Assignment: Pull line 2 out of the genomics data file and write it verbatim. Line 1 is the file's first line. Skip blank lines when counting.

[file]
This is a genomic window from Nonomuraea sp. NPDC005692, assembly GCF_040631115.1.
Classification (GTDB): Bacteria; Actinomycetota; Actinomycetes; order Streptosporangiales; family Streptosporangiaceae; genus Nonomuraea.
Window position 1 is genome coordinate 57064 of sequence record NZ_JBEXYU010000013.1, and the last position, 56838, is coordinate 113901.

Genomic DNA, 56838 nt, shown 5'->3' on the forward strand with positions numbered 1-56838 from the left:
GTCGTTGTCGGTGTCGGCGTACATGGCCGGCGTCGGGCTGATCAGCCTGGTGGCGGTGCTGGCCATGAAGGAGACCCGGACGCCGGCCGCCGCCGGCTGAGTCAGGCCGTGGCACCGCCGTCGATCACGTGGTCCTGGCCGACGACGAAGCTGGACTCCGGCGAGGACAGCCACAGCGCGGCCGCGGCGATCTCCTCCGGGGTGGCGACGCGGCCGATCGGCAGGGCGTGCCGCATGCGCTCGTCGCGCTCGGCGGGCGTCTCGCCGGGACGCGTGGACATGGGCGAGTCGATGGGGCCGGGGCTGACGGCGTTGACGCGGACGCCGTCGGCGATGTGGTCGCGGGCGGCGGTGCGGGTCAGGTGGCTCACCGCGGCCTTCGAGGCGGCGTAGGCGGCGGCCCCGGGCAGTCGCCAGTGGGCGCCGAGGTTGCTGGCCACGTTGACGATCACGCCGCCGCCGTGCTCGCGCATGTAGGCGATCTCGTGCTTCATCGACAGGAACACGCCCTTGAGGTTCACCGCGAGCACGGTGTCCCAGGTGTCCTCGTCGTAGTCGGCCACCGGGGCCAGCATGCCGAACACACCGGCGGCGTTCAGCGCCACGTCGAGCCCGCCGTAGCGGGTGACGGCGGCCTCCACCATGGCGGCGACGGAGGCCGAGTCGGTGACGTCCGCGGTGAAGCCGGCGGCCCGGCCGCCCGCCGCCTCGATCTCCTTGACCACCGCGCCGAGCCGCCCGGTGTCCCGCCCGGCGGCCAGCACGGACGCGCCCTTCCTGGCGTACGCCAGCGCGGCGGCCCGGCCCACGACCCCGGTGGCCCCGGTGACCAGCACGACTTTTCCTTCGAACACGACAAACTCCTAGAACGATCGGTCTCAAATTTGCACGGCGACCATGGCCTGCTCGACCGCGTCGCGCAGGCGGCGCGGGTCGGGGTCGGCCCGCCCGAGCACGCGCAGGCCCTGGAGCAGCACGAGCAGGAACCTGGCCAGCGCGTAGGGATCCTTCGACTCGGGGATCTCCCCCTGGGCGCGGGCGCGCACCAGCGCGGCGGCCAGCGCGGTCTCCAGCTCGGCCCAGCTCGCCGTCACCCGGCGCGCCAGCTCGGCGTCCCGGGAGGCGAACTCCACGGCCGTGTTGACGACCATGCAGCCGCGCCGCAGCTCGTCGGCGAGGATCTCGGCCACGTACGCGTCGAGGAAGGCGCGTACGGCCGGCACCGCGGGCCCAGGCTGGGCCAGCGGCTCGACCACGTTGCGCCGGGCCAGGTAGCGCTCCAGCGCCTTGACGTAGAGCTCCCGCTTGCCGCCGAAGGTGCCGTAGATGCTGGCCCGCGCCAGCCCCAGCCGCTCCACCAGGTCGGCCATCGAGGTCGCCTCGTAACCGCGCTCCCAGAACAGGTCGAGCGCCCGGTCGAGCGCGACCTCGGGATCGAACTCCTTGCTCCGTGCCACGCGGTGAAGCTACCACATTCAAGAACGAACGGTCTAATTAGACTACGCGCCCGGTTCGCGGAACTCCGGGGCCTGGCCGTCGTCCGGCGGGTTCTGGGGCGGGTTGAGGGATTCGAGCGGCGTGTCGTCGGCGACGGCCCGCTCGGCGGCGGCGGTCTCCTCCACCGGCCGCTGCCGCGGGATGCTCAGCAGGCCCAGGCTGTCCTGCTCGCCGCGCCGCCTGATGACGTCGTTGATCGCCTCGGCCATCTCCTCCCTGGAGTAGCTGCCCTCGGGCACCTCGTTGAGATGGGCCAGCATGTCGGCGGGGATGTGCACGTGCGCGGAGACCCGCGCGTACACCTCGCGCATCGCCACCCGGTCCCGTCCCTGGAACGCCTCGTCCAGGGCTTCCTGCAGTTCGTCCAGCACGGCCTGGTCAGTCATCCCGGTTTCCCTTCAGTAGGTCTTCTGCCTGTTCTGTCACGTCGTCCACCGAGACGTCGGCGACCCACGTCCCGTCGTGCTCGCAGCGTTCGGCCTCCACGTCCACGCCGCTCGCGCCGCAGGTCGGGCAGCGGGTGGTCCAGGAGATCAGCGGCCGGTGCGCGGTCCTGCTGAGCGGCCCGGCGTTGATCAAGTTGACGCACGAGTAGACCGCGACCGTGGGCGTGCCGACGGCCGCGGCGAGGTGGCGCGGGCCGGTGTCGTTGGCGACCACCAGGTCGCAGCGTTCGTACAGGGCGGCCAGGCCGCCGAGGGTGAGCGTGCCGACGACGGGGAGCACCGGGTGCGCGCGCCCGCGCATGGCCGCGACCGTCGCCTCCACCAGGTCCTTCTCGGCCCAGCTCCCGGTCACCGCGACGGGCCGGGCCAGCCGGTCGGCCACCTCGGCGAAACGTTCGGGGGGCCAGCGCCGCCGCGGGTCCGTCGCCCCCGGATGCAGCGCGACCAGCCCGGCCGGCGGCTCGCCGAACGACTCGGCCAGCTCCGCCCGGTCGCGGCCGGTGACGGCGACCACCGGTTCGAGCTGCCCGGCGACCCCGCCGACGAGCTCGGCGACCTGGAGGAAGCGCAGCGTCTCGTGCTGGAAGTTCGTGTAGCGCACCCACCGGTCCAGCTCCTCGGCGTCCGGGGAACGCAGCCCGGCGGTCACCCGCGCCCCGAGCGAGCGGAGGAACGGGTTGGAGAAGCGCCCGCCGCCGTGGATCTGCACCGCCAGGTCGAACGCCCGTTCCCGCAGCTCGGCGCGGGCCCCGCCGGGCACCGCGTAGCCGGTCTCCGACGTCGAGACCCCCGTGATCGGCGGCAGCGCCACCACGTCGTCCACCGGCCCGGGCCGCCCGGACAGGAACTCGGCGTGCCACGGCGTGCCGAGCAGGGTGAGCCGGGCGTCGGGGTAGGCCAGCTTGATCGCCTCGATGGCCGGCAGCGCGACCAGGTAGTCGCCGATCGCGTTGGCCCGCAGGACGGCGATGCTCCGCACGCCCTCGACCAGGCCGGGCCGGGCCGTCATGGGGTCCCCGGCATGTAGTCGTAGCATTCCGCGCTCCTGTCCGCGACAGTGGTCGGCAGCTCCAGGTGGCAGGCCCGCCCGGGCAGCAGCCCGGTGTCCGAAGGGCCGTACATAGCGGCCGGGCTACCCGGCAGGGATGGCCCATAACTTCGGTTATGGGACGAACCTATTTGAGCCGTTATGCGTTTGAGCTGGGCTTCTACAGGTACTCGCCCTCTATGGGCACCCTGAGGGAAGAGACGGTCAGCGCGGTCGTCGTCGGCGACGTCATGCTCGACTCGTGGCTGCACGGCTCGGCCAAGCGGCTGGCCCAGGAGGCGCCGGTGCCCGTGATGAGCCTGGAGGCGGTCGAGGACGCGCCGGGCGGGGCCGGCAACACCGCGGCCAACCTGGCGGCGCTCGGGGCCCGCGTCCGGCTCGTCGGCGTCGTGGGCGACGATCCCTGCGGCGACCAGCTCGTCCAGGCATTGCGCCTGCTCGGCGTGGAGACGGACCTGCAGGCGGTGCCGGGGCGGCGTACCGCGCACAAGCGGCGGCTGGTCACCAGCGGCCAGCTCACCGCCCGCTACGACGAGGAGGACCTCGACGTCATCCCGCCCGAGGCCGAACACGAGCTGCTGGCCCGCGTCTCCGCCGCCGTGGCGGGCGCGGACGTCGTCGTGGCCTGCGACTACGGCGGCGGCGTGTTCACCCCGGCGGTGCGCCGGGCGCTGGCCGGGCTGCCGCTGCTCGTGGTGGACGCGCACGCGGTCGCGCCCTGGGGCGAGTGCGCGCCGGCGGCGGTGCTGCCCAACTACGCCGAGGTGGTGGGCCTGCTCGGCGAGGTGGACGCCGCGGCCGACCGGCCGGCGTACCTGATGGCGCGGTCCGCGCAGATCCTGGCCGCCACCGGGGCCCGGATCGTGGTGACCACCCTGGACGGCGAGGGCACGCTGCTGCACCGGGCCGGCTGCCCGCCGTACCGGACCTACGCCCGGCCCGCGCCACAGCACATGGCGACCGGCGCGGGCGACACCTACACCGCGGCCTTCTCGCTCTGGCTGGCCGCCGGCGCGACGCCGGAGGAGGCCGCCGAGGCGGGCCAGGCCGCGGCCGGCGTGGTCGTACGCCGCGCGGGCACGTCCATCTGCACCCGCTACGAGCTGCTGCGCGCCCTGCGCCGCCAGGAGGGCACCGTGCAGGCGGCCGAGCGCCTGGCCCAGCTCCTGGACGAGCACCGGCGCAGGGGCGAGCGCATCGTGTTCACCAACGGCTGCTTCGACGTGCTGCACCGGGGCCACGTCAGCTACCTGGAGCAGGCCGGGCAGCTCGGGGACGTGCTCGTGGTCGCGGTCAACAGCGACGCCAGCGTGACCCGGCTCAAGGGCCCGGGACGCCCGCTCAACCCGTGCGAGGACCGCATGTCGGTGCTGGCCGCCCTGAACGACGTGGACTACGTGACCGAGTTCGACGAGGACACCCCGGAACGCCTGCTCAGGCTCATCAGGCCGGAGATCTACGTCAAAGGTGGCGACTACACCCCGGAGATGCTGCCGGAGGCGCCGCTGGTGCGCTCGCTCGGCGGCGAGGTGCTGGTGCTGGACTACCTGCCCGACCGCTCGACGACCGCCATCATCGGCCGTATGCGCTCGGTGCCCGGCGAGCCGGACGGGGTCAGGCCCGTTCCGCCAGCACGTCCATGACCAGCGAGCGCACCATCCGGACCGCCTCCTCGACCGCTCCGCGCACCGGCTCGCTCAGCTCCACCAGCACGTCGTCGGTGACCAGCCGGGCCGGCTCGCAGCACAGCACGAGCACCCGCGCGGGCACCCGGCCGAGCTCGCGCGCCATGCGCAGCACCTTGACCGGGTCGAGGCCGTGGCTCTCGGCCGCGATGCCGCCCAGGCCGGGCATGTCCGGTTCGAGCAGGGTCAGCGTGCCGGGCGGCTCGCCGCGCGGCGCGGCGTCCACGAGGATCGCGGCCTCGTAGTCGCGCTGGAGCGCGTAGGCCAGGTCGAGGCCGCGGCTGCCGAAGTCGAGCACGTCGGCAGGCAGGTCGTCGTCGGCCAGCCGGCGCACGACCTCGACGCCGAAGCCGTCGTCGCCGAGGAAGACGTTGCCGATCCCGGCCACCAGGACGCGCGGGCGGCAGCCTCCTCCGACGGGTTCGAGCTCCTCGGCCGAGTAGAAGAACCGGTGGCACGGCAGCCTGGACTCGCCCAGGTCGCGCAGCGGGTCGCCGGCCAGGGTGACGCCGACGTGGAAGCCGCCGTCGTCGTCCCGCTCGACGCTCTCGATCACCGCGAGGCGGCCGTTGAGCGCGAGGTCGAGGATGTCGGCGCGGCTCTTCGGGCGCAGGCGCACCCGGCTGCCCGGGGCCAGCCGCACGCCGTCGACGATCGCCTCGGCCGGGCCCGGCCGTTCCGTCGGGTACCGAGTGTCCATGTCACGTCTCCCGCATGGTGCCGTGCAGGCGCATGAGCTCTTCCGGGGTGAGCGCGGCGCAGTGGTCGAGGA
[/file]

Classification (GTDB): Bacteria; Actinomycetota; Actinomycetes; order Streptosporangiales; family Streptosporangiaceae; genus Nonomuraea.